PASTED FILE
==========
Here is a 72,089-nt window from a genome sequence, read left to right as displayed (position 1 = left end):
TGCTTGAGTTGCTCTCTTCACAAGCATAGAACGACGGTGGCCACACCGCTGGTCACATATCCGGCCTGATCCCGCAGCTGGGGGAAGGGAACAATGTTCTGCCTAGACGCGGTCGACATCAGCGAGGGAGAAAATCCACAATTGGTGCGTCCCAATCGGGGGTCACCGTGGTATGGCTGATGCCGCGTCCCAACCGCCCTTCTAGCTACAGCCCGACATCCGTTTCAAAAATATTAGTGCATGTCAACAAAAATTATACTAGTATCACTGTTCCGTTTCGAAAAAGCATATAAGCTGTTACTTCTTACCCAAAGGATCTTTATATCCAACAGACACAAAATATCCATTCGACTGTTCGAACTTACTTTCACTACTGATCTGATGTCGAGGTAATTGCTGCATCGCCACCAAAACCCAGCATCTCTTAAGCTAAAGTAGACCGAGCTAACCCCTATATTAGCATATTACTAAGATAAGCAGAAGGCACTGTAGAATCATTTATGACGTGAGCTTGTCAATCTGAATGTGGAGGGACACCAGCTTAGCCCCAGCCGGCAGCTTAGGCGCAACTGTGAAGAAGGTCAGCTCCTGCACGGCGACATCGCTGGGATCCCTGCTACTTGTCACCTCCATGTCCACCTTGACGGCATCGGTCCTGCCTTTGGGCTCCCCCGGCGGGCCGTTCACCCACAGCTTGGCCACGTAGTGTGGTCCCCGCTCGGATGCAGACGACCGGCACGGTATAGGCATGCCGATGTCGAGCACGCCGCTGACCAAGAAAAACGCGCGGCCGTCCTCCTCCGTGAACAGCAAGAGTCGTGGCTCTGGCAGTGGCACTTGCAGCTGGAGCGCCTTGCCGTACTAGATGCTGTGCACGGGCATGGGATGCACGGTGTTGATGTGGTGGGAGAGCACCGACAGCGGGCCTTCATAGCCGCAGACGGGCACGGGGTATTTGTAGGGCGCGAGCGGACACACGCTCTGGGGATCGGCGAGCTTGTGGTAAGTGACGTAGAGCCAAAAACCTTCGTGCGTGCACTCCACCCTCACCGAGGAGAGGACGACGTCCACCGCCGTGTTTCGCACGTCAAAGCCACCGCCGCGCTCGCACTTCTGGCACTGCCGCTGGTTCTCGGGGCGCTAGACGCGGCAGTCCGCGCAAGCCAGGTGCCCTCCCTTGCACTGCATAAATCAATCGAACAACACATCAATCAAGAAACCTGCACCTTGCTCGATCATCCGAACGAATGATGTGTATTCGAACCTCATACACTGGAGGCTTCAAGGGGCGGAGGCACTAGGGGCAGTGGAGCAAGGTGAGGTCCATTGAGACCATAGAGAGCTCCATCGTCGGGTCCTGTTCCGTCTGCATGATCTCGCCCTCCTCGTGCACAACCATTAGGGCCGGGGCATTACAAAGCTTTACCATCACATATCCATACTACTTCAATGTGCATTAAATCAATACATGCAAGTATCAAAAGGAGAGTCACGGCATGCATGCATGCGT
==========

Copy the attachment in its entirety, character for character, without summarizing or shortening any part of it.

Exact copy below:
Here is a 72,089-nt window from a genome sequence, read left to right as displayed (position 1 = left end):
TGCTTGAGTTGCTCTCTTCACAAGCATAGAACGACGGTGGCCACACCGCTGGTCACATATCCGGCCTGATCCCGCAGCTGGGGGAAGGGAACAATGTTCTGCCTAGACGCGGTCGACATCAGCGAGGGAGAAAATCCACAATTGGTGCGTCCCAATCGGGGGTCACCGTGGTATGGCTGATGCCGCGTCCCAACCGCCCTTCTAGCTACAGCCCGACATCCGTTTCAAAAATATTAGTGCATGTCAACAAAAATTATACTAGTATCACTGTTCCGTTTCGAAAAAGCATATAAGCTGTTACTTCTTACCCAAAGGATCTTTATATCCAACAGACACAAAATATCCATTCGACTGTTCGAACTTACTTTCACTACTGATCTGATGTCGAGGTAATTGCTGCATCGCCACCAAAACCCAGCATCTCTTAAGCTAAAGTAGACCGAGCTAACCCCTATATTAGCATATTACTAAGATAAGCAGAAGGCACTGTAGAATCATTTATGACGTGAGCTTGTCAATCTGAATGTGGAGGGACACCAGCTTAGCCCCAGCCGGCAGCTTAGGCGCAACTGTGAAGAAGGTCAGCTCCTGCACGGCGACATCGCTGGGATCCCTGCTACTTGTCACCTCCATGTCCACCTTGACGGCATCGGTCCTGCCTTTGGGCTCCCCCGGCGGGCCGTTCACCCACAGCTTGGCCACGTAGTGTGGTCCCCGCTCGGATGCAGACGACCGGCACGGTATAGGCATGCCGATGTCGAGCACGCCGCTGACCAAGAAAAACGCGCGGCCGTCCTCCTCCGTGAACAGCAAGAGTCGTGGCTCTGGCAGTGGCACTTGCAGCTGGAGCGCCTTGCCGTACTAGATGCTGTGCACGGGCATGGGATGCACGGTGTTGATGTGGTGGGAGAGCACCGACAGCGGGCCTTCATAGCCGCAGACGGGCACGGGGTATTTGTAGGGCGCGAGCGGACACACGCTCTGGGGATCGGCGAGCTTGTGGTAAGTGACGTAGAGCCAAAAACCTTCGTGCGTGCACTCCACCCTCACCGAGGAGAGGACGACGTCCACCGCCGTGTTTCGCACGTCAAAGCCACCGCCGCGCTCGCACTTCTGGCACTGCCGCTGGTTCTCGGGGCGCTAGACGCGGCAGTCCGCGCAAGCCAGGTGCCCTCCCTTGCACTGCATAAATCAATCGAACAACACATCAATCAAGAAACCTGCACCTTGCTCGATCATCCGAACGAATGATGTGTATTCGAACCTCATACACTGGAGGCTTCAAGGGGCGGAGGCACTAGGGGCAGTGGAGCAAGGTGAGGTCCATTGAGACCATAGAGAGCTCCATCGTCGGGTCCTGTTCCGTCTGCATGATCTCGCCCTCCTCGTGCACAACCATTAGGGCCGGGGCATTACAAAGCTTTACCATCACATATCCATACTACTTCAATGTGCATTAAATCAATACATGCAAGTATCAAAAGGAGAGTCACGGCATGCATGCATGCGT